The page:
By Peter Gould
BBC News website
The furore over the Pope's remarks about Islam has left many Catholics inside and outside the Vatican shaking their heads in disbelief.
The Pope has said he deeply regrets any offence caused
Aides of Benedict XVI are dismayed that a quotation used to illustrate a philosophical argument should have provoked such anger from Muslims.
But for others, the row has highlighted their concerns about the Pope's attitude towards the Church's relations with the Islamic world.
The first year of his papacy passed off without controversy. Yet he was quietly planning a number of key changes in the Vatican hierarchy.
When Joseph Ratzinger was elected pope in 2005, it was assumed that he would follow closely the policies of his predecessor, John Paul II.
On many Church issues, the two men were completely in sync. Like the Polish pope, Benedict XVI could be relied upon to uphold the traditional teachings of the Church.
But on one key issue, Vatican-watchers detected a divergence in the views of the two men: the Vatican's attitude towards Islam.
John Paul II wanted to reach out to other religions and in 2001, on a visit to Syria, he became the first pope to set foot in a mosque.
It was a gesture intended to help end centuries of hostility and suspicion between the two religions.
Benedict XVI undoubtedly wants to achieve better relations with Islam, but there is an important proviso.
It can be summed up in a single word: reciprocity. It means that if Muslims want to enjoy religious freedom in the West, then Christians should have an equal right to follow their faith in Islamic states, without fear of persecution.
One of the first signs of a toughening of the Vatican's stance came with the removal from office of Archbishop Michael Fitzgerald.
The British-born cleric ran a Vatican department that promoted dialogue with other religions. A distinguished scholar on Arab affairs, he was an acknowledged expert on the Islamic world.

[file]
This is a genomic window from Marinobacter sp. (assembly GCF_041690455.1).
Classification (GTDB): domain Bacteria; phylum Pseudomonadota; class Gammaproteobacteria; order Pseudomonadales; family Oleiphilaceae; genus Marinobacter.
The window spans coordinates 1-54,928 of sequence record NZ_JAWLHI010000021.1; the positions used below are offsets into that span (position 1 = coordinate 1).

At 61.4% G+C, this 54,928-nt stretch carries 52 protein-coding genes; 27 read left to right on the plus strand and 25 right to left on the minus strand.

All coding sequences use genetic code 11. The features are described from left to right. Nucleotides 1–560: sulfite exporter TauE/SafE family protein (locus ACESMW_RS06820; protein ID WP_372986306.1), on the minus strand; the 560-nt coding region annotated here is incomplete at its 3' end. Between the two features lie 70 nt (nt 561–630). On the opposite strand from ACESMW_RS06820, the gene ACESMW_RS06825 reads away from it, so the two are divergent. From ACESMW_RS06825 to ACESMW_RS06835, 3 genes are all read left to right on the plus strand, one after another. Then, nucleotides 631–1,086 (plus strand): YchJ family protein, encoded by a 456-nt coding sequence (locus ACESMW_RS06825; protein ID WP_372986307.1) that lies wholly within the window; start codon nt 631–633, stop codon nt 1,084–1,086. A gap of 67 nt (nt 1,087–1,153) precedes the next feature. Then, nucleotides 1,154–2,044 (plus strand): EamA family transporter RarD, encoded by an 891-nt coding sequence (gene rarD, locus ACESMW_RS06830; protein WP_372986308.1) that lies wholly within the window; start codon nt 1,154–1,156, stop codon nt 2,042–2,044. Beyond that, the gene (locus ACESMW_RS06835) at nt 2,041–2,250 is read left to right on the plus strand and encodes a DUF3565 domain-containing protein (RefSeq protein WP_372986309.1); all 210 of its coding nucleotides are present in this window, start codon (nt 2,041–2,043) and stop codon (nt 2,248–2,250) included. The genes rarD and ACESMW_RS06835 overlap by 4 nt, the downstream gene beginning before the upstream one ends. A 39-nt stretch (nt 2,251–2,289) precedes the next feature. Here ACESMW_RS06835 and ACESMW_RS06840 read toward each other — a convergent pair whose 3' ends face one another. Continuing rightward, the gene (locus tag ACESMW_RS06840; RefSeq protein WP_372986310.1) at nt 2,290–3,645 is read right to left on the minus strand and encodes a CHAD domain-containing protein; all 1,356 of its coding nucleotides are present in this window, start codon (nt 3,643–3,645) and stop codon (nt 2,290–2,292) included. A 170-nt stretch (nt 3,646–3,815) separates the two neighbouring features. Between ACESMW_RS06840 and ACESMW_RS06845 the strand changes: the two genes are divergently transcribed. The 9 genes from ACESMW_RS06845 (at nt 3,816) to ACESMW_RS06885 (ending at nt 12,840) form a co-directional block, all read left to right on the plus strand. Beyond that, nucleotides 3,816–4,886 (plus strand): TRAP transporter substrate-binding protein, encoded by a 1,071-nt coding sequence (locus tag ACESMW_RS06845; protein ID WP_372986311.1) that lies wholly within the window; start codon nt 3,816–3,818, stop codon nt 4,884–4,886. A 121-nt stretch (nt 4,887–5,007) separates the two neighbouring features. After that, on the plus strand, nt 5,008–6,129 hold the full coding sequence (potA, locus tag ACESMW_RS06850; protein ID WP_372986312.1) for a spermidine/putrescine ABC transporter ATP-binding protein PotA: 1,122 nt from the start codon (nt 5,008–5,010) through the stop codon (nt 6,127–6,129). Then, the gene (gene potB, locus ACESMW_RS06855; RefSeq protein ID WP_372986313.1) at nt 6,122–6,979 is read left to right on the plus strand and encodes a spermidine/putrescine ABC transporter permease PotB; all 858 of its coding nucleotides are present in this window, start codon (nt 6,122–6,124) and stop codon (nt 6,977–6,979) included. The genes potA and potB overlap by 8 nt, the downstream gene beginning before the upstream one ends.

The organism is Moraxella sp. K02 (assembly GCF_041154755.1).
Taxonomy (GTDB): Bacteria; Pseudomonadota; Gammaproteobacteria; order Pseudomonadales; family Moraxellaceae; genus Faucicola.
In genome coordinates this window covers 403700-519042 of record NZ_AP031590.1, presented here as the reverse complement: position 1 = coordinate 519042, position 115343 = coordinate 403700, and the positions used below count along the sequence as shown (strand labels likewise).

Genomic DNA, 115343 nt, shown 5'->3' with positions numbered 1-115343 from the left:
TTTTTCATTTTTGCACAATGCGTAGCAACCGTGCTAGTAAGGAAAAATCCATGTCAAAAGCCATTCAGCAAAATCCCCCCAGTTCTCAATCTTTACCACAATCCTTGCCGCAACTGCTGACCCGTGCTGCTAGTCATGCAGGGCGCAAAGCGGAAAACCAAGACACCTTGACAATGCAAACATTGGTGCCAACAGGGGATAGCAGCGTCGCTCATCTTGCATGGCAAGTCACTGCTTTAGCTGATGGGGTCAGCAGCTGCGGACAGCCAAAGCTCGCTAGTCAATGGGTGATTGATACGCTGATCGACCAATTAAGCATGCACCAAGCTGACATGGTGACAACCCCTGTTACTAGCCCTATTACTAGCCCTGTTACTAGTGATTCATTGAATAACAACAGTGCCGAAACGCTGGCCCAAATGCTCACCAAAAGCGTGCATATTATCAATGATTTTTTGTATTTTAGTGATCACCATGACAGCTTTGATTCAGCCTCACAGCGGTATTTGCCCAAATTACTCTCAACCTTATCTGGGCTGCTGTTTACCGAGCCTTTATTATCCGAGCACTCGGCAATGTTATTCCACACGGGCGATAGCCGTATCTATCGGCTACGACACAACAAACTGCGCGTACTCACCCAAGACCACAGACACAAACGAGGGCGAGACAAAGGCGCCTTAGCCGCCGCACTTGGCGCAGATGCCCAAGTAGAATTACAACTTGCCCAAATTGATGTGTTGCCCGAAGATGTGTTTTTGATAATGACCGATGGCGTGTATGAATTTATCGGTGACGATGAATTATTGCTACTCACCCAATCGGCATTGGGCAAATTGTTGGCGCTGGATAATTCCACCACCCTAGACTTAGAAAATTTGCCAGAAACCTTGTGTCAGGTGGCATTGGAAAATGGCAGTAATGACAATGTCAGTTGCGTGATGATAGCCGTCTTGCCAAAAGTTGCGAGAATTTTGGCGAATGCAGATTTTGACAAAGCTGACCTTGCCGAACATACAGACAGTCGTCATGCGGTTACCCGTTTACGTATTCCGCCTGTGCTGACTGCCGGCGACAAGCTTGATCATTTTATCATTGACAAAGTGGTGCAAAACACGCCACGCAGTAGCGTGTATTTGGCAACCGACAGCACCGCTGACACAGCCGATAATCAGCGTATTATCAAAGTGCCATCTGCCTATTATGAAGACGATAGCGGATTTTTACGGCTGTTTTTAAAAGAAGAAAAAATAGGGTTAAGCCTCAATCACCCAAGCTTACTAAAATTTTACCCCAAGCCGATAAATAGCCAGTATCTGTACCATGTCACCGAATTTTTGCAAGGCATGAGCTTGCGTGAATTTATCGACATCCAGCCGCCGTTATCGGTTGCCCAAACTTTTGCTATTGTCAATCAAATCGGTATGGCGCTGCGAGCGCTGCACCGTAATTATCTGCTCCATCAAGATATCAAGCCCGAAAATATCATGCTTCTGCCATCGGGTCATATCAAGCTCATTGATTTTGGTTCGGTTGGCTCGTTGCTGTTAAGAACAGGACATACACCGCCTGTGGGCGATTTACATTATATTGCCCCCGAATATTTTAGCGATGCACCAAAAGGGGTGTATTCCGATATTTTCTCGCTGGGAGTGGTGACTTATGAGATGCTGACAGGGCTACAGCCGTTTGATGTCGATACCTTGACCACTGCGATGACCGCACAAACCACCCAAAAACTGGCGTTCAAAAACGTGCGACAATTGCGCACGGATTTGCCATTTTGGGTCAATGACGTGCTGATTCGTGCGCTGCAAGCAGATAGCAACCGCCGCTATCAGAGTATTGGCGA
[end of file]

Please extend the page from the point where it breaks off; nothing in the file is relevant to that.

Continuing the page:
Archbishop Fitzgerald: a highly-respected scholar
The decision by Benedict XVI to remove him from his post, and send him to Egypt as papal nuncio, was widely seen as a demotion.
Some wondered about the wisdom of the move.
Father Thomas Reese, a Jesuit scholar and an authority on the workings of the Vatican, told the BBC news website of his concerns: "The Pope's worst decision so far has been the exiling of Archbishop Fitzgerald," he said in an interview in April this year.
"He was the smartest guy in the Vatican on relations with Muslims. You don't exile someone like that, you listen to them.
"If the Vatican says something dumb about Muslims, people will die in parts of Africa and churches will be burned in Indonesia, let alone what happens in the Middle East.
"It would be better for Pope Benedict to have Fitzgerald close to him."
It is often argued that a real dialogue with Islam requires an open debate, even at the risk of sometimes causing offence
That warning now seems prophetic.
Did nobody at the Vatican anticipate the way the Pope's words might be taken out of context, and the likely reaction?
Since the 9/11 terror attacks on America, and the subsequent invasion of Iraq, nobody has been in any doubt about the importance of promoting a better understanding between Christianity and Islam.
The sensitivity of Muslims about their religion was made clear by the publication in a Danish newspaper of cartoons depicting the prophet Muhammad.
The caricatures, reprinted in a number of Western countries, caused outrage in Islamic nations, leading to riots and acts of violence in February this year.
Pope Benedict has spoken of the responsibility of religious leaders to "work for reconciliation through genuine dialogue".
His task now appears even more daunting, with real concern being voiced about the possibility of a violent backlash from extremists in the Islamic world.
The Pope has said he is sorry if his words caused offence, and that may go some way to satisfying Muslim opinion.
It is often argued that a real dialogue with Islam requires an open debate, even at the risk of sometimes causing offence.
But the Pope is now acutely aware that wherever he is speaking, his words will be heard around the world by an audience ready to analyse every nuance of meaning.
He may have another opportunity to explain himself to Muslims in November, when he is scheduled to visit Turkey.
In the meantime, the Vatican will be giving a lot more thought to the words and actions needed to promote better relations between the world's two major religions.